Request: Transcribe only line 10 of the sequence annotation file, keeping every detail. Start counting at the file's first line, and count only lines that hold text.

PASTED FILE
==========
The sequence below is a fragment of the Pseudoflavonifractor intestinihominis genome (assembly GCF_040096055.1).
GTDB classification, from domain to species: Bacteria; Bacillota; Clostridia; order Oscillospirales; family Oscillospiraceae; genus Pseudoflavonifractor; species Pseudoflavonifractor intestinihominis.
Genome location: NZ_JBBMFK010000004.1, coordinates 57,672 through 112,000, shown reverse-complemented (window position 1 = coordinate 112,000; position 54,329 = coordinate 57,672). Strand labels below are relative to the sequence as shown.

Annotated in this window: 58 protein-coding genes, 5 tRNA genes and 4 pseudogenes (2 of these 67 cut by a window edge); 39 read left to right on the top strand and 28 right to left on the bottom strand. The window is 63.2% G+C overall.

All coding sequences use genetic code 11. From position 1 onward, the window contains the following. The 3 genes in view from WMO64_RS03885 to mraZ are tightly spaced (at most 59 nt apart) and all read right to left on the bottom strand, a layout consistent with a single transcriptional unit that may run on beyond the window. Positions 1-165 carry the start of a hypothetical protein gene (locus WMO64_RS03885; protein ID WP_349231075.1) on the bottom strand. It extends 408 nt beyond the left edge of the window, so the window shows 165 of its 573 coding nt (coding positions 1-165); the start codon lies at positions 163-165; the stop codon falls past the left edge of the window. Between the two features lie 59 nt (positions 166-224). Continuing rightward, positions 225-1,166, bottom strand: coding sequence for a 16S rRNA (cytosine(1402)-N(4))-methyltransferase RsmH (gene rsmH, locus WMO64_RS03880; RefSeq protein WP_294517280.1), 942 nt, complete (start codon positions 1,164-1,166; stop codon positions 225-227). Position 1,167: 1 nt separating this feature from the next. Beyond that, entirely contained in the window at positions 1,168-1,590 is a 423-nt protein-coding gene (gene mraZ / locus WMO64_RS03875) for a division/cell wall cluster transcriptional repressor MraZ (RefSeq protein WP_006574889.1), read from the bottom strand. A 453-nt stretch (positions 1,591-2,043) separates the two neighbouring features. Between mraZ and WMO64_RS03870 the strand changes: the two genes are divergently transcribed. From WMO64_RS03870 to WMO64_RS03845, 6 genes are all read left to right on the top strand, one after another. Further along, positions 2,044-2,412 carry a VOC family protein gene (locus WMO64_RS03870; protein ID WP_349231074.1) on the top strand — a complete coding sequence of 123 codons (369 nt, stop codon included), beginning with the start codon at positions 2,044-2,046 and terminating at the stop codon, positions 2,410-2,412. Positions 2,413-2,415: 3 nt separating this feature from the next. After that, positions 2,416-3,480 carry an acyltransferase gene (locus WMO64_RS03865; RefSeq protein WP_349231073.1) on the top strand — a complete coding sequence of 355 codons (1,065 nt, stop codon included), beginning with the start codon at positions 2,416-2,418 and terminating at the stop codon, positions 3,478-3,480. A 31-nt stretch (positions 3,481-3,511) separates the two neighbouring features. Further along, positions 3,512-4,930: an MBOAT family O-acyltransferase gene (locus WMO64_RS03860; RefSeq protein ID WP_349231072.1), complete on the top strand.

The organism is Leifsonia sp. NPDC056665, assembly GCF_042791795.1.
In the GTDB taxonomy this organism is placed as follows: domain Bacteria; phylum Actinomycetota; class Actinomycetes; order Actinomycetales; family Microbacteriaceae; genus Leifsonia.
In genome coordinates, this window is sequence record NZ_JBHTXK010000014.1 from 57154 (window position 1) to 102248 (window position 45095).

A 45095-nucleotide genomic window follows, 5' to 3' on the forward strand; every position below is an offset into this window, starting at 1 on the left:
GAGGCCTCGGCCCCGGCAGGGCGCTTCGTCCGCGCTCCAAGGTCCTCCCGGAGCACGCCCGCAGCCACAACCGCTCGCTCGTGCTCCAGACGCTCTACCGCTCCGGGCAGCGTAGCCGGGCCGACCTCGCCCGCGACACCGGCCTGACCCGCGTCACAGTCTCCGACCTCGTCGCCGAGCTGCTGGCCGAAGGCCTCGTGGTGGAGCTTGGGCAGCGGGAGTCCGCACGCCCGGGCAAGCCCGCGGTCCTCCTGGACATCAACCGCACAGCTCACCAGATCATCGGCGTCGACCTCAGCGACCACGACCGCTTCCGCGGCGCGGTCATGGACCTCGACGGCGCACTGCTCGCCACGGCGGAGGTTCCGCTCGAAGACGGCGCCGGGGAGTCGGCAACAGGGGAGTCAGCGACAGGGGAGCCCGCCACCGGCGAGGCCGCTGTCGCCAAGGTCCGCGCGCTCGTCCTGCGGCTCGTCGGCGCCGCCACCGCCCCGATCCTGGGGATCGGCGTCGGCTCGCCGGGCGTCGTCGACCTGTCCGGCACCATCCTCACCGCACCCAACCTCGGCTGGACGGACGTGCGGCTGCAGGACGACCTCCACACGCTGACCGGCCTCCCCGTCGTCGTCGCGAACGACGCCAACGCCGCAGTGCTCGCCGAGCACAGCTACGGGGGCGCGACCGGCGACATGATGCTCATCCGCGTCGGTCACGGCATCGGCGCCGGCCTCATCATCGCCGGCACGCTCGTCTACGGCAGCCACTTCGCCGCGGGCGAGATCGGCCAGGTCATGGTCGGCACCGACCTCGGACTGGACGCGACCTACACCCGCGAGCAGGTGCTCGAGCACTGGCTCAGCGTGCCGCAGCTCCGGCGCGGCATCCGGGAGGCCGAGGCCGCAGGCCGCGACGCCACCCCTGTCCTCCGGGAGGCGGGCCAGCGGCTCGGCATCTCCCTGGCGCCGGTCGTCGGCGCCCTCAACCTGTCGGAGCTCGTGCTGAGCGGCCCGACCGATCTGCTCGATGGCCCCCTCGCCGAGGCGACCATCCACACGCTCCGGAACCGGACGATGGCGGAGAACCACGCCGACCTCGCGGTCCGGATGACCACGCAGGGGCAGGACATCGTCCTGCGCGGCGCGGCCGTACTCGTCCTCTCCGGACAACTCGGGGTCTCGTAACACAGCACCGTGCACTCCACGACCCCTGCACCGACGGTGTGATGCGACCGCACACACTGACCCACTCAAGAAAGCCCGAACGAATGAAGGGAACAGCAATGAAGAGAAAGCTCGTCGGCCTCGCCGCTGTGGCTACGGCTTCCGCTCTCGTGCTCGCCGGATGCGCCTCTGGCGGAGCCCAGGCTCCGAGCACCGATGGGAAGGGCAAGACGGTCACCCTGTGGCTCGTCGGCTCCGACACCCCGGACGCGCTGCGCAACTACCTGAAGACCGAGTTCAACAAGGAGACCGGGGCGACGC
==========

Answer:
GAGGCCTCGGCCCCGGCAGGGCGCTTCGTCCGCGCTCCAAGGTCCTCCCGGAGCACGCCCGCAGCCACAACCGCTCGCTCGTGCTCCAGACGCTCTACCGCTCCGGGCAGCGTAGCCGGGCCGACCTCGCCCGCGACACCGGCCTGACCCGCGTCACAGTCTCCGACCTCGTCGCCGAGCTGCTGGCCGAAGGCCTCGTGGTGGAGCTTGGGCAGCGGGAGTCCGCACGCCCGGGCAAGCCCGCGGTCCTCCTGGACATCAACCGCACAGCTCACCAGATCATCGGCGTCGACCTCAGCGACCACGACCGCTTCCGCGGCGCGGTCATGGACCTCGACGGCGCACTGCTCGCCACGGCGGAGGTTCCGCTCGAAGACGGCGCCGGGGAGTCGGCAACAGGGGAGTCAGCGACAGGGGAGCCCGCCACCGGCGAGGCCGCTGTCGCCAAGGTCCGCGCGCTCGTCCTGCGGCTCGTCGGCGCCGCCACCGCCCCGATCCTGGGGATCGGCGTCGGCTCGCCGGGCGTCGTCGACCTGTCCGGCACCATCCTCACCGCACCCAACCTCGGCTGGACGGACGTGCGGCTGCAGGACGACCTCCACACGCTGACCGGCCTCCCCGTCGTCGTCGCGAACGACGCCAACGCCGCAGTGCTCGCCGAGCACAGCTACGGGGGCGCGACCGGCGACATGATGCTCATCCGCGTCGGTCACGGCATCGGCGCCGGCCTCATCATCGCCGGCACGCTCGTCTACGGCAGCCACTTCGCCGCGGGCGAGATCGGCCAGGTCATGGTCGGCACCGACCTCGGACTGGACGCGACCTACACCCGCGAGCAGGTGCTCGAGCACTGGCTCAGCGTGCCGCAGCTCCGGCGCGGCATCCGGGAGGCCGAGGCCGCAGGCCGCGACGCCACCCCTGTCCTCCGGGAGGCGGGCCAGCGGCTCGGCATCTCCCTGGCGCCGGTCGTCGGCGCCCTCAACCTGTCGGAGCTCGTGCTGAGCGGCCCGACCGATCTGCTCGATGGCCCCCTCGCCGAGGCGACCATCCACACGCTCCGGAACCGGACGATGGCGGAGAACCACGCCGACCTCGCGGTCCGGATGACCACGCAGGGGCAGGACATCGTCCTGCGCGGCGCGGCCGTACTCGTCCTCTCCGGACAACTCGGGGTCTCGTAACACAGCACCGTGCACTCCACGACCCCTGCACCGACGGTGTGATGCGACCGCACACACTGACCCACTCAAGAAAGCCCGAACGAATGAAGGGAACAGCAATGAAGAGAAAGCTCGTCGGCCTCGCCGCTGTGGCTACGGCTTCCGCTCTCGTGCTCGCCGGATGCGCCTCTGGCGGAGCCCAGGCTCCGAGCACCGATGGGAAGGGCAAGACGGTCACCCTGTGGCTCGTCGGCTCCGACACCCCGGACGCGCTGCGCAACTACCTGAAGACCGAGTTCAACAAGGAGACCGGGGCGACGC